Marc Saint Saëns - The Foolish Virgins
"Les Vierges Folles"
Material : Wool
Dimensions : 252 x 180 cm ; 8 x 6 ft
Year : 1942
Aubusson tapestry woven in the Tabard workshop.
Lurçat approached Saint-Saëns, originally a painter of murals, in 1940. And during the war the latter produced the first of his allegorical masterpieces, tapestries reflecting indignation, combat, resistance : “les Vierges folles (the foolish virgins), “Thésée et le Minotaure” (Theseus and the Minotaur). At the end of the war, as a natural development he joined up with Lurçat, whose convictions he shared (concerning a simplified palette, outlined cartoons with colours indicated by pre-ordained numbers, and the specific nature of tapestry design…) at the A.P.C.T. (Association des Peintres-cartonniers de Tapisserie). His universe, where the human figure, stretched, elongated, ooccupies an important place (particularly when compared to his companions Lurçat or Picart le Doux), pivots around traditional themes : woman, the Commedia dell’arte, Greek mythology… refined by the brilliance of the colours and the simplification of the layout. His work would evolve later, in the 1960’s, towards cartoons of a more lyrical design, almost abstract where elemental and cosmic forces would dominate.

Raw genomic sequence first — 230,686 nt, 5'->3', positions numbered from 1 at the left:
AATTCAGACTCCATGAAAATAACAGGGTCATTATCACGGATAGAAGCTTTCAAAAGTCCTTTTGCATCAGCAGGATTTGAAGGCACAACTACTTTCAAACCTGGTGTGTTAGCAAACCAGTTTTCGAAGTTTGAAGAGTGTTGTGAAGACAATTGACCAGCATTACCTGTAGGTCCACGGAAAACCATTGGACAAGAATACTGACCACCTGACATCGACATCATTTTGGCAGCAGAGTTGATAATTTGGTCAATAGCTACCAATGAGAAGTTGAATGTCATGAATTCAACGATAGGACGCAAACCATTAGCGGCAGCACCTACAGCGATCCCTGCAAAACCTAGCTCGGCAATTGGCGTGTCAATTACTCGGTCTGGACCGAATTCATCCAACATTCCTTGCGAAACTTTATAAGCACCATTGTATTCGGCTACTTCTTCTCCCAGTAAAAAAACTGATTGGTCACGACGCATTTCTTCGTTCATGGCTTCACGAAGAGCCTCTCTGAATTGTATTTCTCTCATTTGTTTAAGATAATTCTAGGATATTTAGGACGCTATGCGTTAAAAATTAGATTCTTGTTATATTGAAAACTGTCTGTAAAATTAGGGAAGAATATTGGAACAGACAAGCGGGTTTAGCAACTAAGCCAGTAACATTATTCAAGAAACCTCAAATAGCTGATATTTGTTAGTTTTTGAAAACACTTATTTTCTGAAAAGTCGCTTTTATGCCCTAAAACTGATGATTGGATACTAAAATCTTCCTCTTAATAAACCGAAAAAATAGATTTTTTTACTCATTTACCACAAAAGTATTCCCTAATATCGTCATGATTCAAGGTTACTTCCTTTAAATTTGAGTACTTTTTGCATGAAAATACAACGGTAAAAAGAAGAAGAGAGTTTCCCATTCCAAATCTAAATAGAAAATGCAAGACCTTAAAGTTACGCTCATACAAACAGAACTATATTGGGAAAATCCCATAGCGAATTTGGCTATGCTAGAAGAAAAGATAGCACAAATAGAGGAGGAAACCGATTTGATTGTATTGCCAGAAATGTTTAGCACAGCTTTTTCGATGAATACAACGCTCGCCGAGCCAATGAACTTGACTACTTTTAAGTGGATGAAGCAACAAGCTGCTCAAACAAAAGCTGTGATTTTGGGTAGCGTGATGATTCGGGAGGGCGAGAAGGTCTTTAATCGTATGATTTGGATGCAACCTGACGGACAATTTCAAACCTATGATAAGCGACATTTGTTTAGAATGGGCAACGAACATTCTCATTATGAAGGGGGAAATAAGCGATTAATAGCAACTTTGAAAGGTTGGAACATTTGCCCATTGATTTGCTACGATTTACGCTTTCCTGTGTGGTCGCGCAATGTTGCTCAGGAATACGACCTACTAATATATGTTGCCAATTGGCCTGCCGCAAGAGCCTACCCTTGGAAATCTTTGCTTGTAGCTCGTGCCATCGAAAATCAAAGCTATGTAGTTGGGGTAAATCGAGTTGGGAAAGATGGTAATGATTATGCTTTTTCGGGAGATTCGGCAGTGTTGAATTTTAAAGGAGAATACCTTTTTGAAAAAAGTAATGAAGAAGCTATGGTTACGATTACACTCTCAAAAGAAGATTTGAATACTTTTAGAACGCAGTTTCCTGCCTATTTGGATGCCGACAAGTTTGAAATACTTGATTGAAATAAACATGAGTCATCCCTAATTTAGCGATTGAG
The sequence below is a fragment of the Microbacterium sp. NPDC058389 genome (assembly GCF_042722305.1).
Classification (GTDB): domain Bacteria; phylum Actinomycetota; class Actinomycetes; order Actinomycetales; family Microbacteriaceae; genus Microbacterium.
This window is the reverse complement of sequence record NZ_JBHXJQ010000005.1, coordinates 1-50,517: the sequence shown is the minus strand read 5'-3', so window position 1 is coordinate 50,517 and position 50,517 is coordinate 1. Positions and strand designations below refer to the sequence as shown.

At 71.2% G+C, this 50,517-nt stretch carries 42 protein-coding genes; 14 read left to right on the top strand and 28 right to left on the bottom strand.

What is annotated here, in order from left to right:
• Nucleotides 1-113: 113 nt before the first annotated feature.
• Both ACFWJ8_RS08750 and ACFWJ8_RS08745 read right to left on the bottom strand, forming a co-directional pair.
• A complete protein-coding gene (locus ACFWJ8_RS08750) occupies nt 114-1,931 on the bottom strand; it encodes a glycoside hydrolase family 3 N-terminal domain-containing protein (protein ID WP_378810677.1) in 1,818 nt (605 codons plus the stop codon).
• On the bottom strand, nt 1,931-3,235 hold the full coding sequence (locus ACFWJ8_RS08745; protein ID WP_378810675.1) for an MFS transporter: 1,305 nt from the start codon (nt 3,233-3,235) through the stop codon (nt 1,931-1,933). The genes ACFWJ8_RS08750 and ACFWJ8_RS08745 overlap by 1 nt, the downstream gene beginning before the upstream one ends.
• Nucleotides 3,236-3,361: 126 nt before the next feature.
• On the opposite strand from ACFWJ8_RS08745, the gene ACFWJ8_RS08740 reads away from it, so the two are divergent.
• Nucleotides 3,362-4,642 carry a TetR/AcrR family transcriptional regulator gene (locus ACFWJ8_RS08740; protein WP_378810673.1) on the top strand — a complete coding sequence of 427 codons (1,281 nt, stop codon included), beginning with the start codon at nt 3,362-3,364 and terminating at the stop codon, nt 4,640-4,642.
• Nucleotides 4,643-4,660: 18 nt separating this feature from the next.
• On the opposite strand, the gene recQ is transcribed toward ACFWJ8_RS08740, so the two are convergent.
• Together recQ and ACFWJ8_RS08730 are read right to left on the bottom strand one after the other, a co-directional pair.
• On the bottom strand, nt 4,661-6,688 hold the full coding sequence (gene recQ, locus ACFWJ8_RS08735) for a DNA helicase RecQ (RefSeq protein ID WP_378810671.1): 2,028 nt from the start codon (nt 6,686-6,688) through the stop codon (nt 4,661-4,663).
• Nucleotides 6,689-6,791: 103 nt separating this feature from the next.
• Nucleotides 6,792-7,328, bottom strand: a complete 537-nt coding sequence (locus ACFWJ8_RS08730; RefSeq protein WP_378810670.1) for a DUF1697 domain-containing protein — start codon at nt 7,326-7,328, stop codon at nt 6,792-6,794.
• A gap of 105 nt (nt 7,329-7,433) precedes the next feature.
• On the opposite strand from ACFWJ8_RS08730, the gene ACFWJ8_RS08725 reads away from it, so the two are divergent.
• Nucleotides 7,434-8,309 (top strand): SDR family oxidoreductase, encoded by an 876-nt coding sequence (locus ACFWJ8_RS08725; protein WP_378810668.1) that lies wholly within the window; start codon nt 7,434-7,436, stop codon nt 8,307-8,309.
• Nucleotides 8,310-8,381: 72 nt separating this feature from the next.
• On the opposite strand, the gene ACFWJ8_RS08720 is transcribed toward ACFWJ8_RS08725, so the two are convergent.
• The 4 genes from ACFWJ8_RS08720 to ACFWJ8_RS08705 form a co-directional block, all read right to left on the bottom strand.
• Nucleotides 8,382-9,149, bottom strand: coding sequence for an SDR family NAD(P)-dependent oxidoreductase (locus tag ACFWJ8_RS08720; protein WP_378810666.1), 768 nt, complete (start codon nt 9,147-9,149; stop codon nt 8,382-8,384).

After a brief flirtation in the 1930s, Saint-Saëns, encouraged by Lurçat, tried his hand again at tapestry design during the second world war. “Les vierges folles”, was, for a first try, a huge success. Using the gospel parable as a vehicle, Saint-Saëns illustrates in the dark night of the Occupation the Virgins expectant vigil for the Liberation. The very first version contains some slight differences : a third virgin, an owl, the moon, ... and a different squarer format. This version, was incredibly succesful (abundantly reproduced and illustrated, cf. Bibliography) thus making Saint-Saëns, with the help of other popular designs (“Orion”, “le Verseau”, “Thésée et le Minotaure”,...), one of the most influential artists associated with the renewal of French tapestry in the 1940’s.
One copy of this tapestry figured in the exhibition « La tapisserie française du Moyen-Age à nos jours” which was held at the Musé d’Art Moderne in 1946 ; another is owned by the Victoria and Albert Museum in London.